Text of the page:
TrailBlazer: Testopel Non-covered
If you commonly report CPT® 11980 Subcutaneous hormonal pellet implantation beneath the skin along with either HCPCS Level II code S0189 Testosterone pellet, 75 mg or J3490 Unclassified drug, you may want to check with your payer to make sure your claims will be paid.
TrailBlazer Health Enterprises, Medicare administrative contractor for jurisdiction 4 (J4-MAC), recently announced that, effective for dates of service on or after April 12, 2012; J3490/S0189, when used to bill for Testopel™ (testosterone pellet), will be non-covered as a self-administered drug. CPT® code 11980, when used to bill for the implant of this hormone pellet in conjunction with J3490/S0189, will be non-covered, as well.
The active ingredient of Testopel™ is testosterone. Testosterone is actively marketed as administered topically or orally for frequent use by the patient, according to Marlene Doty, CPC, CUC, PCS.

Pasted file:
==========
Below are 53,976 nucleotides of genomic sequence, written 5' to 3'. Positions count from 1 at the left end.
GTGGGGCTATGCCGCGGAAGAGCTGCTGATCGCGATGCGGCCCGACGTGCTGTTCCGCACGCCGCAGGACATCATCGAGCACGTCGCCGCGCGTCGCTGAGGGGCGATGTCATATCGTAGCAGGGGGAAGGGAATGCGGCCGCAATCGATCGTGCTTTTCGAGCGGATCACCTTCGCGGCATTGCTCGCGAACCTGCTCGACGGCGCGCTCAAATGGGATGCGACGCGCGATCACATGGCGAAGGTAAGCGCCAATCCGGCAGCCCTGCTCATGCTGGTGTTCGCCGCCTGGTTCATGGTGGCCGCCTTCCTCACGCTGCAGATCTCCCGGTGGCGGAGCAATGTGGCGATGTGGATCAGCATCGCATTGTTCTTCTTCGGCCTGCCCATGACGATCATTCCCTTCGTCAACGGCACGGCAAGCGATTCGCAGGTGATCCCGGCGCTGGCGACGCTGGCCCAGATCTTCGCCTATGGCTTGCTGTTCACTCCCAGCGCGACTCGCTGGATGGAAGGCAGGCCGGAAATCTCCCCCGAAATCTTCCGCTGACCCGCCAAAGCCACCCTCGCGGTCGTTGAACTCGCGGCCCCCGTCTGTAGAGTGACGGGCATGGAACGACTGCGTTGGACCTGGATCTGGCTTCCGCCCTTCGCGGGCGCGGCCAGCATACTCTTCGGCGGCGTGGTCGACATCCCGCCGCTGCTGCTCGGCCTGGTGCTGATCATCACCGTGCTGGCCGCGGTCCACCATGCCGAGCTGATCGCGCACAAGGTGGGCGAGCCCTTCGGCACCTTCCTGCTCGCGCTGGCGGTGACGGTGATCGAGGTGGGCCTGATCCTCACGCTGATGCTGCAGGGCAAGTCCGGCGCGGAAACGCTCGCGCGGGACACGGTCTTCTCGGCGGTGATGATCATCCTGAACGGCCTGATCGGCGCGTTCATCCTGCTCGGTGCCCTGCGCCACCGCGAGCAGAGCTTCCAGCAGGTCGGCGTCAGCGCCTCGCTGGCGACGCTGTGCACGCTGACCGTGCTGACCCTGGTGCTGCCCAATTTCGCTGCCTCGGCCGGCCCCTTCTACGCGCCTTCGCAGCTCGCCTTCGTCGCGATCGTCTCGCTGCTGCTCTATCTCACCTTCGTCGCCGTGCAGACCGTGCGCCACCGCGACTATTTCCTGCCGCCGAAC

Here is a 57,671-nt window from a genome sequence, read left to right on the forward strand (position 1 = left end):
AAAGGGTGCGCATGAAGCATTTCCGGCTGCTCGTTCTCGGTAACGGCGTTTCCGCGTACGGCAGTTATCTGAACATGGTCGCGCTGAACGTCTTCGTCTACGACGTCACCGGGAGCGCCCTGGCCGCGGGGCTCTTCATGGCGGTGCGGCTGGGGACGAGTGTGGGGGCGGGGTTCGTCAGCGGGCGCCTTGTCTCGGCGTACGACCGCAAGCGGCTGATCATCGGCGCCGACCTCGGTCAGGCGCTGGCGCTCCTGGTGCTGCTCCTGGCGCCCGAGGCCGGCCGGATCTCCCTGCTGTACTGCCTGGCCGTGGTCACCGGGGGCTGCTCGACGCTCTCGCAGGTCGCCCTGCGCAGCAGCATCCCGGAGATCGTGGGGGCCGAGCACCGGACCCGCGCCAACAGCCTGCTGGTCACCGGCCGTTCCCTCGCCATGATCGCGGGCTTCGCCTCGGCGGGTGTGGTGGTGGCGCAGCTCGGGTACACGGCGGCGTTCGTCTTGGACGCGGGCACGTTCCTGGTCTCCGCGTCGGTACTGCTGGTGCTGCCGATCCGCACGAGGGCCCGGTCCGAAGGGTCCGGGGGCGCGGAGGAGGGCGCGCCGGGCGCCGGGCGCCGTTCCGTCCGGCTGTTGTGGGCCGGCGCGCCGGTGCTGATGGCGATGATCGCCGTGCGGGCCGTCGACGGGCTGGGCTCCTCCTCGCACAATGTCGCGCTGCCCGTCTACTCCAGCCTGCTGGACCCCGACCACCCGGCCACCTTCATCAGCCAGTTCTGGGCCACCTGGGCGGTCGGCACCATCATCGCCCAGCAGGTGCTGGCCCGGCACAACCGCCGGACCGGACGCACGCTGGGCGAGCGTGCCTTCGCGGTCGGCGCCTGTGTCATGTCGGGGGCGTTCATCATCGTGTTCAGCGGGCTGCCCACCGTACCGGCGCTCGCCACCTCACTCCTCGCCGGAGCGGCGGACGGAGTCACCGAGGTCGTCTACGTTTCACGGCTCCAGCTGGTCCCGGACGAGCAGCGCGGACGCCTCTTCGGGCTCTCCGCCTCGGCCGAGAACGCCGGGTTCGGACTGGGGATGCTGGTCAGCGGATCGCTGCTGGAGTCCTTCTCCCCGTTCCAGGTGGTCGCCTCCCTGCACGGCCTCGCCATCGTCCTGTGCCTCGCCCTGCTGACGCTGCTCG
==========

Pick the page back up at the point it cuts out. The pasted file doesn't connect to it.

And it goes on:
“A physician may offer a male patient diagnosed with low testosterone, or ‘Low T,’ varying options of medical treatment to relieve symptoms,” said Doty. “One of those options is testosterone replacement therapy, which consists of testosterone pellets inserted by subcutaneous implantation once every 3-6 months in the office.
“Before billing for this procedure,” Doty warns, “it is important to contact the specific insurance carrier for coverage determination and, if required, prior authorization.”
Low testosterone is the body’s inability to produce enough testosterone. Symptoms of low testosterone may include: loss of energy and moodiness, diminished sex drive, weight gain, and loss of muscle mass and bone strength.
Diagnosis codes most commonly used are 257.2 Other testicular hypofunction, 257.8 Other testicular dysfunction, or 257.9 Unspecified testicular dysfunction.